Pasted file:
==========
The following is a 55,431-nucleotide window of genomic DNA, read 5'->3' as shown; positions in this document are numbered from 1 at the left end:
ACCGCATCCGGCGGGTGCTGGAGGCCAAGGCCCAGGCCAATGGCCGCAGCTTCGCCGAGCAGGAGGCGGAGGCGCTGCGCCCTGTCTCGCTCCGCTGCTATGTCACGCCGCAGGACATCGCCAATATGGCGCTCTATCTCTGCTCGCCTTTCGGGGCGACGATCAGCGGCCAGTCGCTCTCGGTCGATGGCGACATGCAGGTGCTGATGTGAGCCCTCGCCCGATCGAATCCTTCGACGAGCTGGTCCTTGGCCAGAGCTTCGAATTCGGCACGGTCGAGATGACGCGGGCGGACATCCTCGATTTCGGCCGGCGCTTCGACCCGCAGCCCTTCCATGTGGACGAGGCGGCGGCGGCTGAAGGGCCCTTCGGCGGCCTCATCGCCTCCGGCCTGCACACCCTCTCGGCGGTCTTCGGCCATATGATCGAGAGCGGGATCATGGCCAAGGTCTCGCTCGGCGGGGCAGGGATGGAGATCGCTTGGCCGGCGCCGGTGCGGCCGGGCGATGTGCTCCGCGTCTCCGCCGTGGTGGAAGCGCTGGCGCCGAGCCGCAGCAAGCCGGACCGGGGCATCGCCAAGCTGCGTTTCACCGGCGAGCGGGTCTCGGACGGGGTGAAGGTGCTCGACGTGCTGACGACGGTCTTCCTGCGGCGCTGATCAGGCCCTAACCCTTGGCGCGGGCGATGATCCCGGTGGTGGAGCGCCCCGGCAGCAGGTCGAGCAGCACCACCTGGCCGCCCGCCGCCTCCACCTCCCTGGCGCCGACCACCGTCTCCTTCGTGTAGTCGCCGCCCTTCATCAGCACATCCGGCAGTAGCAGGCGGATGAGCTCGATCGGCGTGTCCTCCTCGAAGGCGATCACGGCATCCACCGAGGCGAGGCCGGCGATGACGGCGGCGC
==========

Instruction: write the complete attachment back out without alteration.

The following is a 55,431-nucleotide window of genomic DNA, read 5'->3' as shown; positions in this document are numbered from 1 at the left end:
ACCGCATCCGGCGGGTGCTGGAGGCCAAGGCCCAGGCCAATGGCCGCAGCTTCGCCGAGCAGGAGGCGGAGGCGCTGCGCCCTGTCTCGCTCCGCTGCTATGTCACGCCGCAGGACATCGCCAATATGGCGCTCTATCTCTGCTCGCCTTTCGGGGCGACGATCAGCGGCCAGTCGCTCTCGGTCGATGGCGACATGCAGGTGCTGATGTGAGCCCTCGCCCGATCGAATCCTTCGACGAGCTGGTCCTTGGCCAGAGCTTCGAATTCGGCACGGTCGAGATGACGCGGGCGGACATCCTCGATTTCGGCCGGCGCTTCGACCCGCAGCCCTTCCATGTGGACGAGGCGGCGGCGGCTGAAGGGCCCTTCGGCGGCCTCATCGCCTCCGGCCTGCACACCCTCTCGGCGGTCTTCGGCCATATGATCGAGAGCGGGATCATGGCCAAGGTCTCGCTCGGCGGGGCAGGGATGGAGATCGCTTGGCCGGCGCCGGTGCGGCCGGGCGATGTGCTCCGCGTCTCCGCCGTGGTGGAAGCGCTGGCGCCGAGCCGCAGCAAGCCGGACCGGGGCATCGCCAAGCTGCGTTTCACCGGCGAGCGGGTCTCGGACGGGGTGAAGGTGCTCGACGTGCTGACGACGGTCTTCCTGCGGCGCTGATCAGGCCCTAACCCTTGGCGCGGGCGATGATCCCGGTGGTGGAGCGCCCCGGCAGCAGGTCGAGCAGCACCACCTGGCCGCCCGCCGCCTCCACCTCCCTGGCGCCGACCACCGTCTCCTTCGTGTAGTCGCCGCCCTTCATCAGCACATCCGGCAGTAGCAGGCGGATGAGCTCGATCGGCGTGTCCTCCTCGAAGGCGATCACGGCATCCACCGAGGCGAGGCCGGCGATGACGGCGGCGC